By Robert H. Shmerling, MD
(Editor’s note: Eat better, live longer article is taken from Harvard Health Blog and is written by
Dr. Robert H. Shmerling, MD, Faculty Editor of Harvard Health Publications. It is reproduced here with permission from Harvard Gazette.)
We’ve all heard it before: to be as healthy as you can be, choose a healthy diet. And while that’s easier said than done, the impact of improving your diet may be large. That’s according to a recent study that estimated the impact of dietary modifications on premature cardiovascular deaths in this country. The verdict? More than 400,000 deaths each year could be prevented with dietary improvement.
Exactly how should you improve your diet?
Just what does “improving your diet” mean? Limiting unhealthy foods is a good start. Fewer French fries, less salt, and a little less ice cream are all good ideas and make sense. But this new report, and several expert guidelines, suggest that it’s not only what you don’t eat. What you do eat matters, too. It’s also important to eat more healthy foods.
In this study, researchers analyzed patient surveys between 1990 and 2012, food availability data from the Food and Agriculture Organization of the United Nations, and data on cardiovascular deaths in 2015. They estimated that the biggest contributors to the premature cardiovascular deaths of more than 220,000 men and about 190,000 women were due to
•high consumption of salt and trans fat (a particularly unhealthy form of unsaturated fat commonly found in processed foods as “partially hydrogenated oils”)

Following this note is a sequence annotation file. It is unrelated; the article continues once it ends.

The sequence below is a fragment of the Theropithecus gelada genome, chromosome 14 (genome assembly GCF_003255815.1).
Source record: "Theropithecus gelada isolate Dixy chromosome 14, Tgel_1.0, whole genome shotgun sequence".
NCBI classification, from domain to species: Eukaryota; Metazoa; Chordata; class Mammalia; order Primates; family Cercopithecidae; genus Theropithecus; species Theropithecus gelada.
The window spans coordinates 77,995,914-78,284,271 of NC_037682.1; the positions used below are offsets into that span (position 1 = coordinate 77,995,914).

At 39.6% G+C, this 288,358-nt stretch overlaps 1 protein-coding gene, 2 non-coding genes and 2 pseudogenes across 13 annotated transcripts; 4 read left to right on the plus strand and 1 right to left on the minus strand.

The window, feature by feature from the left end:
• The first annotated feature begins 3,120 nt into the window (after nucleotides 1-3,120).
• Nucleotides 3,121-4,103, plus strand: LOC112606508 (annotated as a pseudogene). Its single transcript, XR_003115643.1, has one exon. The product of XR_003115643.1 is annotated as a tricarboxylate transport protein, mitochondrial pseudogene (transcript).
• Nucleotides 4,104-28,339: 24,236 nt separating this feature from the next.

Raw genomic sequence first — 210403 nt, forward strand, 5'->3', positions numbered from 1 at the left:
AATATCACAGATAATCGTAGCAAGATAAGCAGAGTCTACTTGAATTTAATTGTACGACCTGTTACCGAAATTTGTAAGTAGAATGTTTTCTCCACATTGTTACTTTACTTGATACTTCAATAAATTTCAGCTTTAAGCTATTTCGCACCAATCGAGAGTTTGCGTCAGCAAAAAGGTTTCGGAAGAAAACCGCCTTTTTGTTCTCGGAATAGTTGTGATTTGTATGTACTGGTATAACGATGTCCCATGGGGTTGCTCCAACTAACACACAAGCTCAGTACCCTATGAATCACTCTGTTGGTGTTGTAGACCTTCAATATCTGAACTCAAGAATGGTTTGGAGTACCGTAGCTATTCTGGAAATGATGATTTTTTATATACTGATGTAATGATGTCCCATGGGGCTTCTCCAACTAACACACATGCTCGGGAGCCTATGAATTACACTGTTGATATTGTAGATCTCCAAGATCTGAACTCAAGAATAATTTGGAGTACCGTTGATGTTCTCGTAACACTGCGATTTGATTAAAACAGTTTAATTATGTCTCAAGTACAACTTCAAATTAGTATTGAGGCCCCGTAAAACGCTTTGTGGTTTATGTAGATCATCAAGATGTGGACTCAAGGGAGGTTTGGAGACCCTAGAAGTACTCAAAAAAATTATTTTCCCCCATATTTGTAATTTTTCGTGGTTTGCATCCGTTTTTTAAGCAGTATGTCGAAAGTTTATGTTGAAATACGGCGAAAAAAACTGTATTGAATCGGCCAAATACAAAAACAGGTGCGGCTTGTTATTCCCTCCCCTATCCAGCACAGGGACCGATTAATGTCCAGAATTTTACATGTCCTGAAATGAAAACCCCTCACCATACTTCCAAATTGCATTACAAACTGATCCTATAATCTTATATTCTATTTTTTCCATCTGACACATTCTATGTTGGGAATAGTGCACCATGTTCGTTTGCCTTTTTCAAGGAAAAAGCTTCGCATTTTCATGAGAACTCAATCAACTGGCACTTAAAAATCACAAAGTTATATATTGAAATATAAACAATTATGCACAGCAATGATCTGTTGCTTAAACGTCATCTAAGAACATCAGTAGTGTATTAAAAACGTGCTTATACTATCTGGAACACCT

•low consumption of nuts, seeds, vegetables, and whole grains.
And here’s why it matters: Cardiovascular disease is the #1 cause of death in the U. S.
Cardiovascular disease accounts for an estimated 787,000 deaths each year. And dietary factors can affect one’s risk of cardiovascular disease because
•obesity increases the risk of type 2 diabetes, and both obesity and diabetes are risk factors for cardiovascular disease
•high blood pressure (hypertension) is more common among those with high salt intake and obesity
•diet affects cholesterol levels
•research suggests that not eating enough fruits, vegetables, and fiber may increase risk.
Ever started a new diet?
It’s easy to make recommendations about improving dietary choices. Making long-lasting change is hard. Willpower and commitment is often not enough. Just ask anyone who has been frustrated by repeated and unsuccessful efforts to lose weight, lower blood pressure, or lower cholesterol by starting a new diet.
The pervasiveness of unhealthy diets and the epidemic of obesity in this country have led to the suggestion that we should approach this as a public health problem that might be improved by taxing unhealthy foods and subsidizing healthier options. Another new study looked at the impact of this approach. In fact, in places where unhealthy foods were taxed or where healthy foods became less expensive through subsidies, diets tended to improve. Of course, that raises the question of how much government agencies or others should be involved in swaying consumers’ dietary choices. But from a public health perspective, the data seem clear: if you want to encourage healthier eating, one approach is through the pocketbook.
If you’re not sure what constitutes a healthy diet, it might be because there is no one diet that’s best for everyone. However, there a number of dietary guidelines worth considering, including:
•The Mediterranean Diet
•Choose My Plate from the USDA
•the Healthy Eating Plate from the Harvard School of Public Health and Harvard Medical School.
Talk to your doctor about your diet. Depending on your overall health and current diet, it might be a good idea to meet with a nutritionist. The goal is to come up with a healthy diet you can stick with. It may not be easy, but a change that could prevent more than 400,000 deaths per year is a change worth making. After all, one of those prevented deaths could be yours.
(Published with permission from Harvard Gazette.)